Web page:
I found a new playlist on my Spotify account the other day, called ‘My Shazam Tracks’. Surprise number one was discovering that Shazam and Spotify already know each other. I can’t remember making any introductions. But there they were, together on my phone, probably talking about me behind my back.
Surprise number two was finding out exactly what was on ‘My Shazam Tracks’. I’ve used Shazam maybe half a dozen times – in pubs or offices or listening to the radio, hearing a song and wanting to know its name and who it was by. Like everyone else, I suppose.
But instead of My Shazam Tracks showing just these few songs, it displayed a list of dozens. The ones I remember Shazamming were there – tracks by Bonobo, Caribou and a John Williams film score. But so too were others so familiar to me I’d never need an app to identify them. Songs by Stevie Wonder, Muddy Waters, Frank Zappa, the Stones… The idea of holding my phone in front of a speaker to find out who was responsible for ‘Gimme Shelter’ or ‘I Say A Little Prayer’ is ridiculous. I’m not even a huge fan of either song, although I won’t skip to the next track if they come on, something I’d definitely do with Iggy Pop’s version of Louie Louie. That’s one of ‘My Shazam Tracks’, apparently.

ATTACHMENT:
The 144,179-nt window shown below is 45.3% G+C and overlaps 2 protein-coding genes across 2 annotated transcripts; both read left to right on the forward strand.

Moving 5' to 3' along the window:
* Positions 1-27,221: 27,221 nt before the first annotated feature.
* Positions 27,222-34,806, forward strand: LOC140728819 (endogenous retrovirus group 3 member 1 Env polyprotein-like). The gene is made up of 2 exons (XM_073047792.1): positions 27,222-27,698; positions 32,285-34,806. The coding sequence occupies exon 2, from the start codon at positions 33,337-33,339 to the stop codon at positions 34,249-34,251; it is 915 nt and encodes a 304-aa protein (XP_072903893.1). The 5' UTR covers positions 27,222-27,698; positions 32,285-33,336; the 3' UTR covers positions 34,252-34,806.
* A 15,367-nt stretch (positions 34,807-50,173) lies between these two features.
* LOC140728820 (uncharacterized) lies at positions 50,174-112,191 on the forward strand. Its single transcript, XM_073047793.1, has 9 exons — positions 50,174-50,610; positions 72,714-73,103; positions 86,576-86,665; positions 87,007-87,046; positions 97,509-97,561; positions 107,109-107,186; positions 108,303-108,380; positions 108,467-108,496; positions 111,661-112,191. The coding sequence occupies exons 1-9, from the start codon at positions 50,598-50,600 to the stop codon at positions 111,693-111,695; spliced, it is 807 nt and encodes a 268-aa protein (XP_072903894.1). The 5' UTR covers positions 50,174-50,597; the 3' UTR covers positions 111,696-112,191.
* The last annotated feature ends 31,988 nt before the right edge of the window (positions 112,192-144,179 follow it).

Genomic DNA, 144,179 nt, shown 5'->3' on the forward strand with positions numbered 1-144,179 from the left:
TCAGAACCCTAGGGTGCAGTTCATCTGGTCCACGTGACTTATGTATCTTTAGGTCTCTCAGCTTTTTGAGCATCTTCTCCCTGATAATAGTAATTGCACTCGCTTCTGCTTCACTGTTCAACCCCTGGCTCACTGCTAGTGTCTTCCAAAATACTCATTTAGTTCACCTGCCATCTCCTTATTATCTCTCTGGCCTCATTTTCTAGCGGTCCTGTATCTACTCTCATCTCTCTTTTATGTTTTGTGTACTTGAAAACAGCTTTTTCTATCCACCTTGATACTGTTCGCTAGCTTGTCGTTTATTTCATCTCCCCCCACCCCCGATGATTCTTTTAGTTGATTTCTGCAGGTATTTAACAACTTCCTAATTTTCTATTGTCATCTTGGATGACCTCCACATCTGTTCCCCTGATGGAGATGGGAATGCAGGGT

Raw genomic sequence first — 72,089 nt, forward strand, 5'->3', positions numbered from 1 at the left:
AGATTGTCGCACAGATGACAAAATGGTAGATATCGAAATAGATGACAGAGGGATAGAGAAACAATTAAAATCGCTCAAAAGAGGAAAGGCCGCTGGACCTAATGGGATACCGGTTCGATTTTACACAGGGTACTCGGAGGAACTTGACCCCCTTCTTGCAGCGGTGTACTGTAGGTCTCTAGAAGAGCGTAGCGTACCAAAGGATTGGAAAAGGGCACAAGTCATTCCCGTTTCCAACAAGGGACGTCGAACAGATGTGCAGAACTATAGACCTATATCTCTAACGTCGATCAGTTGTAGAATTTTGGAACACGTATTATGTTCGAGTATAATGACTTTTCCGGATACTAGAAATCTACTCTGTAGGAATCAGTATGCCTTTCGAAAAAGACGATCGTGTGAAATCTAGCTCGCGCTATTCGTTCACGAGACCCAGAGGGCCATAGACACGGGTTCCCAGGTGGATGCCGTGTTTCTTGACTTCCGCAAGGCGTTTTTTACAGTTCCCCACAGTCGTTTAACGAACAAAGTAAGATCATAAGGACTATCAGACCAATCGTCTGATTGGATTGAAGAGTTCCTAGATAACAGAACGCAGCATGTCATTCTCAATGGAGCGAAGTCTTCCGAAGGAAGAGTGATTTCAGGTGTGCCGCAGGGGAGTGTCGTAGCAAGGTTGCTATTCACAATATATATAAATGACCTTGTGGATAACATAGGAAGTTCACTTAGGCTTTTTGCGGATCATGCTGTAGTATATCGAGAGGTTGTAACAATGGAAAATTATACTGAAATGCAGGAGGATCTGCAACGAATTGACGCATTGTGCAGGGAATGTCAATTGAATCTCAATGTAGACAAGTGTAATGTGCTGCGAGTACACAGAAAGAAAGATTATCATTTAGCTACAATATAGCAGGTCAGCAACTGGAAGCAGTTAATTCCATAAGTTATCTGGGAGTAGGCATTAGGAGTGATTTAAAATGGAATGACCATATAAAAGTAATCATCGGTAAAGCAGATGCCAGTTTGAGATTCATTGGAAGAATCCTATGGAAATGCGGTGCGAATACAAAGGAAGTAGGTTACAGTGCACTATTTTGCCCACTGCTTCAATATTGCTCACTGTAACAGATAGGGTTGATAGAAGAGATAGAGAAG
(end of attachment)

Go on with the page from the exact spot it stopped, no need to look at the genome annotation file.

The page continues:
So what’s going on? I asked @SpotifyCares on Twitter and they suggested I contact @Shazam. @Shazam were clearly too busy wondering how they were going to spend the $400m that’s about to fall into their lap courtesy of Apple.
So it remains a puzzle, and one which today developed another layer of puzzlement.
Keen to learn whose record was being played on BBC 6Music, I turned to the digital display of my radio. As is so often the case, this potentially useful aspect of DAB was being used to tell listeners the name of the DJ rather than the song being played. Then I remembered Shazam, and it turned out the song was Nadine Shah singing Holiday Destination. I saw that I could add it to my Spotify playlist. So I tapped the icon and up came this:
So I can’t physically add tracks that I like to ‘My Shazam Tracks’. Instead, a variety of songs – some good, some less so – is added to the playlist on my behalf by entities unknown.
It’s a funny old topsy-turvy world and no mistake.